Capitec Bank Holdings Ltd., a provider of unsecured credit to low earners in South Africa, pared its drop this week after a government suggestion that interest rates on loans be capped spurred the biggest three-day slump in 12 years.
Capitec rose 1.9 percent to 433 rand as of 2:13 p.m. in Johannesburg trading, reducing the week’s decline to 10 percent from 13 percent earlier. The stock price gives the bank, the smallest lender on the city’s stock exchange, a market value of 50.1 billion rand ($4 billion).
In a notice published in the Government Gazette, the Department of Trade and Industry proposed cutting the maximum interest rate on unsecured credit to 24.78 percent from 32.65 percent. “Research studies and statistics show that South Africa has a worrying high level of over-indebtedness,” the department said on July 3. “The DTI is currently scheduling sessions with affected stakeholders as part of the consultative process during the month of July.”
Rival African Bank Investments Ltd. collapsed last year after bad debts rose and funding dried up, leaving Capitec as the largest surviving lender of loans not backed by assets. While Capitec has increased market share and earnings since then, lower interest rates and fees on consumer loans could curb profit from lending.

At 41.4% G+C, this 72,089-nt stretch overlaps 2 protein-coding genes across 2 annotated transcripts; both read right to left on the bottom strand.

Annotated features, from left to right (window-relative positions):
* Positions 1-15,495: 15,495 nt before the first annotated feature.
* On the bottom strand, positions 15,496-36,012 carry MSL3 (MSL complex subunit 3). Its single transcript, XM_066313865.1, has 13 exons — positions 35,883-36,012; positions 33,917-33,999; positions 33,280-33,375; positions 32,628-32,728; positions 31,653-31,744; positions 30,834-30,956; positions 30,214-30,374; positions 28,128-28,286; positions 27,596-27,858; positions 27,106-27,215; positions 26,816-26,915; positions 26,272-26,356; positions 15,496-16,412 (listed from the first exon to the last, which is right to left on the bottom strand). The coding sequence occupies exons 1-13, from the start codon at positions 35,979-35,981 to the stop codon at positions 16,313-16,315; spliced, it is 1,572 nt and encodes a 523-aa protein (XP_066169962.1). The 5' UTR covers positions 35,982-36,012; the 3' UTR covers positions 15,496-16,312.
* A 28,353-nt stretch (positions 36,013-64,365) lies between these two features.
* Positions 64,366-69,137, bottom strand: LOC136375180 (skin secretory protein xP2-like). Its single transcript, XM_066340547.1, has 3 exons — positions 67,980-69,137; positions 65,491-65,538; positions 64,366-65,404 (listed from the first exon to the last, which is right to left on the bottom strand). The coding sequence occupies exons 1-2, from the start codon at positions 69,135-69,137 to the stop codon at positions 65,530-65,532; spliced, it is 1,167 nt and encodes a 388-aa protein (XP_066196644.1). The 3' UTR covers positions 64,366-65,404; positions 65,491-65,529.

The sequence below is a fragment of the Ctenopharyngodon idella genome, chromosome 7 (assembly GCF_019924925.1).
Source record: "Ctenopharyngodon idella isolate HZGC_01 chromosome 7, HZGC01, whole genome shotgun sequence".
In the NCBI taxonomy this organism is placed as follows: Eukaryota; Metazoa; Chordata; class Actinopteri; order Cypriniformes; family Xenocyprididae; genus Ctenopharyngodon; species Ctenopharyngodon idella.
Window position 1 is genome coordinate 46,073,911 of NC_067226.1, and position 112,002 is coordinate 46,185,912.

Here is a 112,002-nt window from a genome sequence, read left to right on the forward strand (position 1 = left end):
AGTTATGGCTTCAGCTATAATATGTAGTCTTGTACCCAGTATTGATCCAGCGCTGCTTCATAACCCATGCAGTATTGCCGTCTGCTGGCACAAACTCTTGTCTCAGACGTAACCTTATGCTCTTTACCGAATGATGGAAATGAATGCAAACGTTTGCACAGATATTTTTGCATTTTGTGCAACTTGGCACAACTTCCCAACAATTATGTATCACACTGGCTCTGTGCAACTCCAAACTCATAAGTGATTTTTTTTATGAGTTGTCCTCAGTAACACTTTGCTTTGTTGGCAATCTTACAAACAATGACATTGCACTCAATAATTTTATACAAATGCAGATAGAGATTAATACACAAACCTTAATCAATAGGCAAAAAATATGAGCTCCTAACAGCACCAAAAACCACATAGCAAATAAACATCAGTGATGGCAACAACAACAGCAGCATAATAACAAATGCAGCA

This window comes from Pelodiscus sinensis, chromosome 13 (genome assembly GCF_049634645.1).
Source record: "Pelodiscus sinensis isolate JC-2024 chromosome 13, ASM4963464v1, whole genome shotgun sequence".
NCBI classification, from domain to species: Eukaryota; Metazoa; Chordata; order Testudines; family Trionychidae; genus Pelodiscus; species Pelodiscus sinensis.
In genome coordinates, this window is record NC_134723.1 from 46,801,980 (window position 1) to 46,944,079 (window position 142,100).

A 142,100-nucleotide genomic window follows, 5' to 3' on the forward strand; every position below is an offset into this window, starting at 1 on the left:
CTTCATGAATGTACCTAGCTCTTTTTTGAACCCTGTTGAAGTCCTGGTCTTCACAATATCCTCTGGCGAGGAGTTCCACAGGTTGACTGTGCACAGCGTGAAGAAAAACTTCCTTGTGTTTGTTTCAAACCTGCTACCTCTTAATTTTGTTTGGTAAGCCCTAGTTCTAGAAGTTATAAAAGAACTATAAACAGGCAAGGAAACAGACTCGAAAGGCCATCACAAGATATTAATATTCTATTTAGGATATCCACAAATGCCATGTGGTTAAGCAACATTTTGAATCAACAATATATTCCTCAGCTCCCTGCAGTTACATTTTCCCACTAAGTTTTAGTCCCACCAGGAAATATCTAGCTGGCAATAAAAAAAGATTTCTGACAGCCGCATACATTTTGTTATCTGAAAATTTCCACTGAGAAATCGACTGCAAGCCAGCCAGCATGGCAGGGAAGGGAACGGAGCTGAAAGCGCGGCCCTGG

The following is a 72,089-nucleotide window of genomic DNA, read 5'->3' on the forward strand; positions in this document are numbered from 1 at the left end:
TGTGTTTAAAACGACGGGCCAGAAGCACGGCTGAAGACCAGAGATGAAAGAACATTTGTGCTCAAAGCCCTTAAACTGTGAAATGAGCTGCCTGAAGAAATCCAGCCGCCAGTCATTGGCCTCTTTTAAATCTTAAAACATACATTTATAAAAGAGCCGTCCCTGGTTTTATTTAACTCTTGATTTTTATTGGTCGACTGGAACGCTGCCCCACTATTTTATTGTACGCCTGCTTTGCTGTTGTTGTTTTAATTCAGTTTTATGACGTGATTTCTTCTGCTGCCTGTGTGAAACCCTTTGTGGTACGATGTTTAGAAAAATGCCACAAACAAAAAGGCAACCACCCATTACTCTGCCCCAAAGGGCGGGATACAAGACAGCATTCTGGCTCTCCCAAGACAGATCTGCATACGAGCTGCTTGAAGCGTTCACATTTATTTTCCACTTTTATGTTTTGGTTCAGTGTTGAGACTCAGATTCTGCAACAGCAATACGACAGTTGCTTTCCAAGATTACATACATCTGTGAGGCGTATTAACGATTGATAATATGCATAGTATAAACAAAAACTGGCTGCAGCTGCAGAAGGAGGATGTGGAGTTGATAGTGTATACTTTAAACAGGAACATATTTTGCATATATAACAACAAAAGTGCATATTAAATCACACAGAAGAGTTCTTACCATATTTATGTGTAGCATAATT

Capitec’s stock has been affected by “reports of government capping the interest rate they can charge clients for unsecured loans,” said Simon Brown, chief executive officer of JustOneLap, an investment and trading website. Such a move would hurt earnings, but not as much as some investors think, he said. The “market seems to be spooked,” he said before Capitec stock reversed some of its losses.
Almost two-thirds of the analysts who cover the stock have a sell rating on Capitec. UBS Group AG’s Johannesburg-based bank analyst, Stephan Potgieter, cut his target for the lender’s share price Tuesday. Capitec has advanced 90 percent in the past 12 months, compared with a 16 percent gain in the benchmark banks index.
“Capitec almost gave you a 300 percent return and got grossly overvalued,” Matthew Norwood-Young at Anchor Capital said by phone. “We cut our Capitec position completely a couple of months ago, maybe a little bit too early, but as it turns out, we were probably right on it. It got unreasonably highly valued.”